Brief Fact Summary. Estate Trustee (Trustee) seeks relief from a lower court order, which he claimed precluded the admission of grandchildren born after Testator Grandfather’s (Testator’s) death.
Synopsis of Rule of Law. If a gift is to a class, and that class is fixed by the terms of the bequest that there may be an interval of time during which the class may increase, then the gift is one that vests in the existing number of the class and such other persons as thereafter become members of the class, with this interval continuing to the point of time or event that is specified and certain.
Issue. Did membership in the class designated by Testator close permanently when the oldest grandchild reached the age of thirty years?
Held. Yes. Membership in the class closed permanently when the oldest grandchild reached the age of thirty years. The lower court erroneously held that membership in the class opened up each time a new grandchild was born, until such time as the entire trust corpus was distributed. This lower court is to be modified. Testator intended to create a vested gift to a certain class. Both the grandchildren living at the time of Testator’s death and the after-born grandchildren who came into being before the time of the distribution of the trust principal arrived that closed the class membership forever, were members of the class. Trustee accepted his trust duties that included carrying out the terms of the will incorporated by reference into the probate judgment. Because of this, any after-born grandchildren retained a potential interest in the estate. Any after-born children who were not represented by a guardian in Trustee’s action lacked proper notice for the probate order to bar their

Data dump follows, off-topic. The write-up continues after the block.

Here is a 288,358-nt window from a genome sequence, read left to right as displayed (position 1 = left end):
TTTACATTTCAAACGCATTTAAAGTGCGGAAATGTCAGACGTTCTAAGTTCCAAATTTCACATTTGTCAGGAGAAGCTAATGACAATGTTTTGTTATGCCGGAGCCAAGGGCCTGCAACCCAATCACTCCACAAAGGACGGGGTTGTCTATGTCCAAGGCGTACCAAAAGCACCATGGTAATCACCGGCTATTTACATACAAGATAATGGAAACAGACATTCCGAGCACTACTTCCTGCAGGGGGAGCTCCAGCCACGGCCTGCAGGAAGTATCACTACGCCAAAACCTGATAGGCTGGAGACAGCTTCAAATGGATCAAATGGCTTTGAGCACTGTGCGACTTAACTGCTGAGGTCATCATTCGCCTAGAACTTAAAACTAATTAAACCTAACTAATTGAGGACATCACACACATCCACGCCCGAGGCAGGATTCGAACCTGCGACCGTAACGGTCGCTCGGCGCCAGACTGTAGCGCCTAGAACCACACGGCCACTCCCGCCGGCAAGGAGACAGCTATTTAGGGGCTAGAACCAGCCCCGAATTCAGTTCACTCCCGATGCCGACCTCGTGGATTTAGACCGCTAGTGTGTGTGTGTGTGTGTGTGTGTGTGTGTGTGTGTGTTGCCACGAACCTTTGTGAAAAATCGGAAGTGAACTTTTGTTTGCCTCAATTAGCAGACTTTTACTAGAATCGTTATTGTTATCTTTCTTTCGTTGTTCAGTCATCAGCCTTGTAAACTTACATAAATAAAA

claims. The lower court ordered should be modified to include those grandchildren born prior to the date on which the oldest grandchildren attained thirty years of age.
An appellate court reviews probate cases for error appearing on the record made in the county court.View Full Point of Law